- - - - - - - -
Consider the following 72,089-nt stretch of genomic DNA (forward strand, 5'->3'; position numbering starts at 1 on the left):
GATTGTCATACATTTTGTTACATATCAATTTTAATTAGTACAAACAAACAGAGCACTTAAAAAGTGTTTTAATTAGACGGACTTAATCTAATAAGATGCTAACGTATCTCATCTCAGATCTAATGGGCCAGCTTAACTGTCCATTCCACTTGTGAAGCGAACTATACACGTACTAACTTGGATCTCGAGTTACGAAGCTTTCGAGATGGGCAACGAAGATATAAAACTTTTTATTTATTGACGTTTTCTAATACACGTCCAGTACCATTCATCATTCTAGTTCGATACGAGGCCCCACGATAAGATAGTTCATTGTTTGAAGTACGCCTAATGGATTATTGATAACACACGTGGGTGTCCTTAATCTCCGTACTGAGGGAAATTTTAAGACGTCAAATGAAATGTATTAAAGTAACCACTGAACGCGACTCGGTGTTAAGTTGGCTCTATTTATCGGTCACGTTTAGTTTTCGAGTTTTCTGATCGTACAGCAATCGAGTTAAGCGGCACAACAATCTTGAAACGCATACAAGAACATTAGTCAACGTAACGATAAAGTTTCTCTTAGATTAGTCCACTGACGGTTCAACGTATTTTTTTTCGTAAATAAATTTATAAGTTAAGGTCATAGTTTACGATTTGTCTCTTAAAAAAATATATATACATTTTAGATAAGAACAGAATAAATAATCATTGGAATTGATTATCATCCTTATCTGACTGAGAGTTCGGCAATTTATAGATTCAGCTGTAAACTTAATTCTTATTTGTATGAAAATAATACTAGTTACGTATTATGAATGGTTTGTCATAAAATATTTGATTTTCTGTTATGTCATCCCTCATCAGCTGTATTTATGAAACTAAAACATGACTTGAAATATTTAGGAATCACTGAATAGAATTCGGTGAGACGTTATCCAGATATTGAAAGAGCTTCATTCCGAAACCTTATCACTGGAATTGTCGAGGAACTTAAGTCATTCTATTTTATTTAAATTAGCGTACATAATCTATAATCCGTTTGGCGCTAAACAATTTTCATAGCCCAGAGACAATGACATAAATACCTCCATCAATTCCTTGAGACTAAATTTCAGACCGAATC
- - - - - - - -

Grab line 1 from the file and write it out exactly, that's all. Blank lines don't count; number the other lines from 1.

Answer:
Consider the following 72,089-nt stretch of genomic DNA (forward strand, 5'->3'; position numbering starts at 1 on the left):